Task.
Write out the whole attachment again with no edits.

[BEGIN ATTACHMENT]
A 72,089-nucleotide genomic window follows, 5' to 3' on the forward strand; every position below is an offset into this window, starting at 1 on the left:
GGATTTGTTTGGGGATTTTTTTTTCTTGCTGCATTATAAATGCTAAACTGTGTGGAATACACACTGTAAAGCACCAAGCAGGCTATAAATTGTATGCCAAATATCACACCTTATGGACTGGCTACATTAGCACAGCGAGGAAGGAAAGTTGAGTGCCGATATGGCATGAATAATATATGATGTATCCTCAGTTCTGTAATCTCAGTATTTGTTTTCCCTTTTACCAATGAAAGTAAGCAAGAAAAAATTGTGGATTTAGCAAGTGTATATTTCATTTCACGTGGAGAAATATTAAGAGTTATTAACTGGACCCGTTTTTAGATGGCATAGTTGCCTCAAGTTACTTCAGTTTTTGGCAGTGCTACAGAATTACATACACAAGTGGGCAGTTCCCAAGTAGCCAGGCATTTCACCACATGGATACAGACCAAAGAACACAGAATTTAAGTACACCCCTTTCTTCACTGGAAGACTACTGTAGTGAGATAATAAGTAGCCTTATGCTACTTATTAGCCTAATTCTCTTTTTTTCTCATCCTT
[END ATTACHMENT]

A 72,089-nucleotide genomic window follows, 5' to 3' on the forward strand; every position below is an offset into this window, starting at 1 on the left:
GGATTTGTTTGGGGATTTTTTTTTCTTGCTGCATTATAAATGCTAAACTGTGTGGAATACACACTGTAAAGCACCAAGCAGGCTATAAATTGTATGCCAAATATCACACCTTATGGACTGGCTACATTAGCACAGCGAGGAAGGAAAGTTGAGTGCCGATATGGCATGAATAATATATGATGTATCCTCAGTTCTGTAATCTCAGTATTTGTTTTCCCTTTTACCAATGAAAGTAAGCAAGAAAAAATTGTGGATTTAGCAAGTGTATATTTCATTTCACGTGGAGAAATATTAAGAGTTATTAACTGGACCCGTTTTTAGATGGCATAGTTGCCTCAAGTTACTTCAGTTTTTGGCAGTGCTACAGAATTACATACACAAGTGGGCAGTTCCCAAGTAGCCAGGCATTTCACCACATGGATACAGACCAAAGAACACAGAATTTAAGTACACCCCTTTCTTCACTGGAAGACTACTGTAGTGAGATAATAAGTAGCCTTATGCTACTTATTAGCCTAATTCTCTTTTTTTCTCATCCTT